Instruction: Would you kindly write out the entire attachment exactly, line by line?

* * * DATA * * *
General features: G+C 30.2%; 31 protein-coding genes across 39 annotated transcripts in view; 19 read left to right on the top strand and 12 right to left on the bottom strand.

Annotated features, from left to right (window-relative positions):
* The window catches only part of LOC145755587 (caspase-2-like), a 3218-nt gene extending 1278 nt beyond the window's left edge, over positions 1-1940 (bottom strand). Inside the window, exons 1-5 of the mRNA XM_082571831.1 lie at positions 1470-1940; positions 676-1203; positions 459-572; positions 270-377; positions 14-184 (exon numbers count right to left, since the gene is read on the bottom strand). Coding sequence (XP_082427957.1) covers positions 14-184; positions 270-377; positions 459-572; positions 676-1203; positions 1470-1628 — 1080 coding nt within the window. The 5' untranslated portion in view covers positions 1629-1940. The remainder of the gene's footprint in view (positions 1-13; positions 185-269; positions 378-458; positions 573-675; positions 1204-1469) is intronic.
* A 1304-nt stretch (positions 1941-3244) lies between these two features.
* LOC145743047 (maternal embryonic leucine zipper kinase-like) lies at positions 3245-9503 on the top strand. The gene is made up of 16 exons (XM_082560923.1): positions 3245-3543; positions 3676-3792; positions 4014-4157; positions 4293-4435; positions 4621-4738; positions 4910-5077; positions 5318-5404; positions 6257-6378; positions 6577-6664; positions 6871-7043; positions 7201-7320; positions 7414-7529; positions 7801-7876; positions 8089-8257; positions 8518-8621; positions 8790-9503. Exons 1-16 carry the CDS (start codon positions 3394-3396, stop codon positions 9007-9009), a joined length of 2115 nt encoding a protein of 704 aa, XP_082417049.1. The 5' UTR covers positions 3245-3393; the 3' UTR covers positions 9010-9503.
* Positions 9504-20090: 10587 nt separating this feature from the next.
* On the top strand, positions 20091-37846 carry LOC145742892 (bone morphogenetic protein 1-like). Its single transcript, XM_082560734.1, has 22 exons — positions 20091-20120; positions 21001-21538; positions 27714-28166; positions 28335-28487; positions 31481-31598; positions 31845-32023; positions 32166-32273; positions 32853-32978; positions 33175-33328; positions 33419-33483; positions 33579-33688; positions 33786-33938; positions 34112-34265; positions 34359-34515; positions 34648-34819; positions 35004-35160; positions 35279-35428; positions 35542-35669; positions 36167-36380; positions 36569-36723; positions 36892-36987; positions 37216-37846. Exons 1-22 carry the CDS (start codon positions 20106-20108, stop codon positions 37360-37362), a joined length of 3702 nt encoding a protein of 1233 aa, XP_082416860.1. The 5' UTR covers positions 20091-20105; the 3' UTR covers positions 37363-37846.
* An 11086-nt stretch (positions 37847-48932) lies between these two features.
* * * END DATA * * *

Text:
General features: G+C 30.2%; 31 protein-coding genes across 39 annotated transcripts in view; 19 read left to right on the top strand and 12 right to left on the bottom strand.

Annotated features, from left to right (window-relative positions):
* The window catches only part of LOC145755587 (caspase-2-like), a 3218-nt gene extending 1278 nt beyond the window's left edge, over positions 1-1940 (bottom strand). Inside the window, exons 1-5 of the mRNA XM_082571831.1 lie at positions 1470-1940; positions 676-1203; positions 459-572; positions 270-377; positions 14-184 (exon numbers count right to left, since the gene is read on the bottom strand). Coding sequence (XP_082427957.1) covers positions 14-184; positions 270-377; positions 459-572; positions 676-1203; positions 1470-1628 — 1080 coding nt within the window. The 5' untranslated portion in view covers positions 1629-1940. The remainder of the gene's footprint in view (positions 1-13; positions 185-269; positions 378-458; positions 573-675; positions 1204-1469) is intronic.
* A 1304-nt stretch (positions 1941-3244) lies between these two features.
* LOC145743047 (maternal embryonic leucine zipper kinase-like) lies at positions 3245-9503 on the top strand. The gene is made up of 16 exons (XM_082560923.1): positions 3245-3543; positions 3676-3792; positions 4014-4157; positions 4293-4435; positions 4621-4738; positions 4910-5077; positions 5318-5404; positions 6257-6378; positions 6577-6664; positions 6871-7043; positions 7201-7320; positions 7414-7529; positions 7801-7876; positions 8089-8257; positions 8518-8621; positions 8790-9503. Exons 1-16 carry the CDS (start codon positions 3394-3396, stop codon positions 9007-9009), a joined length of 2115 nt encoding a protein of 704 aa, XP_082417049.1. The 5' UTR covers positions 3245-3393; the 3' UTR covers positions 9010-9503.
* Positions 9504-20090: 10587 nt separating this feature from the next.
* On the top strand, positions 20091-37846 carry LOC145742892 (bone morphogenetic protein 1-like). Its single transcript, XM_082560734.1, has 22 exons — positions 20091-20120; positions 21001-21538; positions 27714-28166; positions 28335-28487; positions 31481-31598; positions 31845-32023; positions 32166-32273; positions 32853-32978; positions 33175-33328; positions 33419-33483; positions 33579-33688; positions 33786-33938; positions 34112-34265; positions 34359-34515; positions 34648-34819; positions 35004-35160; positions 35279-35428; positions 35542-35669; positions 36167-36380; positions 36569-36723; positions 36892-36987; positions 37216-37846. Exons 1-22 carry the CDS (start codon positions 20106-20108, stop codon positions 37360-37362), a joined length of 3702 nt encoding a protein of 1233 aa, XP_082416860.1. The 5' UTR covers positions 20091-20105; the 3' UTR covers positions 37363-37846.
* An 11086-nt stretch (positions 37847-48932) lies between these two features.